To enhance overall performance, you can always add SSDs to act as a read/write first layer.

Do you need a reliable disaster recovery system? Easy. Simply copy the data from one file system in Site 1 to Site 2.

Not enough RAM? Not a problem. Today’s systems can scale up to 1.5TB of RAM for every two sockets.

New technologies need new platforms

In every new technology, lies the need of a platform to launch itself.

In every new technology, lies the need of a platform to launch itself.

For HCI, it was the virtual desktop infrastructure (VDI). In a VDI, we can run approximately 100 VMs on a single system—all small VMs with minute compute requirements.

In a 3-tier architecture, all of the VMs, across all of the nodes, access data simultaneously. The trouble here is that as the number of logged in users increase, the performance requirements of the nodes increase exponentially as well.

If many users logged in at the same time (a scenario which has been given the term “boot storm”), the SAN storage would get heavily loaded. This results in other workloads running on it to slow down or come to a complete stop.

In every new technology, lies the need of a platform to launch itself.

In every new technology, lies the need of a platform to launch itself.

For HCI, it was the virtual desktop infrastructure (VDI). In a VDI, we can run approximately 100 VMs on a single system—all small VMs with minute compute requirements.

In a 3-tier architecture, all of the VMs, across all of the nodes, access data simultaneously. The trouble here is that as the number of logged in users increase, the performance requirements of the nodes increase exponentially as well.

If many users logged in at the same time (a scenario which has been given the term “boot storm”), the SAN storage would get heavily loaded. This results in other workloads running on it to slow down or come to a complete stop.

This is the reason why IT administrators always prefer to have an independent environment just for running a VDI. Additionally, when they decide on a SAN size, they would always choose the largest one possible—since they could only scale it up, and not out.

Origins of HCI

This was where HCI was conceived. It provided customers with ample justification for its use, due to its low TCO. And as it wasn’t a critical workload they were willing to take a chance on it.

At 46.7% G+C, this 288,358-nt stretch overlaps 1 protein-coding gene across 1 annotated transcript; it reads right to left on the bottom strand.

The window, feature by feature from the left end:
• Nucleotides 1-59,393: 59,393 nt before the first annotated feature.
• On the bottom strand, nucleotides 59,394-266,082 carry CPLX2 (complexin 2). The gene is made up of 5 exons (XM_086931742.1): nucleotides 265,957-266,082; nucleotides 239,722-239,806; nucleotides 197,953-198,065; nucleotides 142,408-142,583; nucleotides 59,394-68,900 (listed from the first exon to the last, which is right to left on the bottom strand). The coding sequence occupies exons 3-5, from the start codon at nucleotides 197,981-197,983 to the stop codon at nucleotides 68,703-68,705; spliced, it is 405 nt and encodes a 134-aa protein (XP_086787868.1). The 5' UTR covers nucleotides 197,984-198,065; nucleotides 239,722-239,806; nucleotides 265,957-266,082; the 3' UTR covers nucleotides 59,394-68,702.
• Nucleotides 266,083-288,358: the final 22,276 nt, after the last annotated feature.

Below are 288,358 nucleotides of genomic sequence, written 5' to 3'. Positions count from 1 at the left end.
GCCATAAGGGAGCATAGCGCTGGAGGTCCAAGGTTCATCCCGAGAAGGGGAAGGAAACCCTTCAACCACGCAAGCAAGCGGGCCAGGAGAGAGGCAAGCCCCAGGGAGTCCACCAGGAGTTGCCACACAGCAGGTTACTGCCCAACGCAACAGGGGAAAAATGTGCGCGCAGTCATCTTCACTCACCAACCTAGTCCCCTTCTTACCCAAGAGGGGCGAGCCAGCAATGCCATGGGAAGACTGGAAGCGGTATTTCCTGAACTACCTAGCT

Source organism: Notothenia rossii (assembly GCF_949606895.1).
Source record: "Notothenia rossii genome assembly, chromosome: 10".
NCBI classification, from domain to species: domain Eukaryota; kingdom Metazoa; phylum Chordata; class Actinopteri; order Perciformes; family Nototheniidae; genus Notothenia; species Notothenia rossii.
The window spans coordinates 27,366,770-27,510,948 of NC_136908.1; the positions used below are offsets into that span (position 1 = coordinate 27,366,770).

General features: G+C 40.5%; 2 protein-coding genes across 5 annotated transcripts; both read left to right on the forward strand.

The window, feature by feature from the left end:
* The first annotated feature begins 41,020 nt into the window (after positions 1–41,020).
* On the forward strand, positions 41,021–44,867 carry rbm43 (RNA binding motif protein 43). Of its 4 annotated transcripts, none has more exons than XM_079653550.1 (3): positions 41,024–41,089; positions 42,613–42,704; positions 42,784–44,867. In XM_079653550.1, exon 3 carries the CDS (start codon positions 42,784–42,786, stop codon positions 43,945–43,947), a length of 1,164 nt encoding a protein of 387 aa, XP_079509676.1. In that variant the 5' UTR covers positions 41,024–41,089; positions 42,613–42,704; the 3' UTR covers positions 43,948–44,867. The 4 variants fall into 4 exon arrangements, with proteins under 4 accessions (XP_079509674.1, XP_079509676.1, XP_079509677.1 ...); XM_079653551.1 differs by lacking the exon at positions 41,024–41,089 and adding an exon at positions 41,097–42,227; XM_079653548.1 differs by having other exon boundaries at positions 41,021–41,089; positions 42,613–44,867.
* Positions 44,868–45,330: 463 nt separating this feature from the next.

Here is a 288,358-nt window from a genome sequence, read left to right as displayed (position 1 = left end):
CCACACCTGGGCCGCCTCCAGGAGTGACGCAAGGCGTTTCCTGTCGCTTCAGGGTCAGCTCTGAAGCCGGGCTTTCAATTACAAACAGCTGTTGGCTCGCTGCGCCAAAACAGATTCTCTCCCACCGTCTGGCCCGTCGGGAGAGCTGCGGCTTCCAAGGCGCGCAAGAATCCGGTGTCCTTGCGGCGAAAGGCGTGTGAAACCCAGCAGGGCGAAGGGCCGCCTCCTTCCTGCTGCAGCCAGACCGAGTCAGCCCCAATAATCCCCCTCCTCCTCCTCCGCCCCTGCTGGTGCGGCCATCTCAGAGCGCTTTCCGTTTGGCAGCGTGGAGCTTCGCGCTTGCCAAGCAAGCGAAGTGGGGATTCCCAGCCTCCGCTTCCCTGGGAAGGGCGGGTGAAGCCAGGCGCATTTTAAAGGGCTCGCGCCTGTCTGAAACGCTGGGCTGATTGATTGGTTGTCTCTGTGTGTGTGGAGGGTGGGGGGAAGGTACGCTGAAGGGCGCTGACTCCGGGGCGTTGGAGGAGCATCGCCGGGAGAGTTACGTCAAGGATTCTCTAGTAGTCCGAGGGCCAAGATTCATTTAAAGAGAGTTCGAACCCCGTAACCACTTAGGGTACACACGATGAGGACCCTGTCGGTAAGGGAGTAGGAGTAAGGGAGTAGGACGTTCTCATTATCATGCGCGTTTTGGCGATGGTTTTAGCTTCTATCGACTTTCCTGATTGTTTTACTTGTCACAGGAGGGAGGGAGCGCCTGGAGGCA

All VMs were made to run onboard the server that was also running HCI. Due to its architecture, and built-in SSDs, the customer, started to see better performance, and zero contention amongst the VMs as compared to older 3-Tier systems.

The natural evolution of technology took place, and customer moved from VDI VMs to Server VMs, from Test & Dev to Production.

And that’s where we were two years ago.

Today it’s about how to move the VMs, and how to manage them. Some of the solutions used today are:

  • Integrating with public cloud providers to offer a hybrid cloud environment
  • Integrating with OpenStack for more capabilities and flexibility
  • Using containers
  • Integrating with backup software vendors
  • Integrating with UPS vendors like Emerson

The story today is all about OEMs working together, and trying to do as much integration of hardware and software at the backend to provide customers with a seamless experience.

With the older 3-Tier architectures, integration was very restrictive, because the layers (server, storage, networking, OS and software) were all independent, but trying to speak the same language.

With HCI, the SAN fabric is not required, the network layer is virtualized, and the hardware has seamless integration with specialised software that can deliver more flexibility, easier management, and faster adaptation to new technologies.

Looking back at the result, the differences between then and now seems as though we have moved from Microsoft’s Windows 95 to Apple’s iOS—where all customers need to worry about are their applications. Simple.

Welcome to the World of Hyperconverged Infrastructure!

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KASHISH KARNICK - PRODUCT MANAGER STORAGE AND SOFTWARE DEFINED, LENOVO ASIA PACIFIC
Kashish Karnick
Product Manager Storage and Software Defined, Lenovo Asia Pacific

New technologies creep up everyday, creating opportunities for new innovative solutions that can truly add value. But the complexity of technology is a road block to this value, and Kashish loves being able to simplify this – everyday.